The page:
This may be the most concisely written photography book I’ve ever seen. Freeman is the anti-Kelby. Every word is carefully chosen, every sentence terse and tight. Freeman writes with the precision of a philosopher or a surgeon, as if lives depended on accurate understanding.
That doesn’t mean Freeman’s analysis is always simple. Composition is a complex topic, and Freeman doesn’t hesitate to delve into formal theories of perception, such as “The Gestalt Law of Perceptual Organization” — topics that, in the hands of a lesser writer, would fill mind-numbing chapters with bloated verbiage. Freeman covers it succinctly in one bullet-point sidebar. Done. Next.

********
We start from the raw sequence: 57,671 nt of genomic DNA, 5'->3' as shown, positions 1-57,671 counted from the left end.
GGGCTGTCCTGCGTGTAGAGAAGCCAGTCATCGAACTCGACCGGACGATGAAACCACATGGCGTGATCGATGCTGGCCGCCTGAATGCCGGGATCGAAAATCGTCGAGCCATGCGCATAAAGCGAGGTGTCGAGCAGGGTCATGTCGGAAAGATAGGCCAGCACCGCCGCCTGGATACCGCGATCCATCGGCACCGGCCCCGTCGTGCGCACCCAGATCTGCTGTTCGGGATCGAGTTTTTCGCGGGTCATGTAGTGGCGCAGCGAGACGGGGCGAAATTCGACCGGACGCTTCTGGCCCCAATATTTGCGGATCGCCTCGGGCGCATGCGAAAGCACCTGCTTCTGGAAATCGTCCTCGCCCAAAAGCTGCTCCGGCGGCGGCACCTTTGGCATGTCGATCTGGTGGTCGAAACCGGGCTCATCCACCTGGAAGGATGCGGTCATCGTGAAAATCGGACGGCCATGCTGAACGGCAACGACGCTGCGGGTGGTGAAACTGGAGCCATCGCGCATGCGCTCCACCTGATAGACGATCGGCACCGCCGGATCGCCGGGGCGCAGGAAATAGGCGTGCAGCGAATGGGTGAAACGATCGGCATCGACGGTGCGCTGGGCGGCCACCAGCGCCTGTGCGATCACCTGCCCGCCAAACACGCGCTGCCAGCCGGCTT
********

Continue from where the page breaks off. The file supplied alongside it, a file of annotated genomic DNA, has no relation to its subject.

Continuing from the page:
The illustrative photos are mostly drawn from Freeman’s Asian travels, and the subject matter can sometimes become a bit monotonous if you’re not a big fan of travel photography. I would have liked to see him mix it up a bit more and include some other styles, but you can hardly fault a photographer for sticking to his own area of interest.
Accompanying many of the photos are sketches illustrating the vectors of movement, or the balance of forces, within an image. I found these diagrams immensely useful, and after looking at a book’s worth of them, I find my eye now spontaneously recognizing these vectors in other photos, and even in my own viewfinder. This is what education is all about—Freeman has imparted his wisdom at a visceral level that is apparently now ingrained in my view of the world. What more could one ask from a book?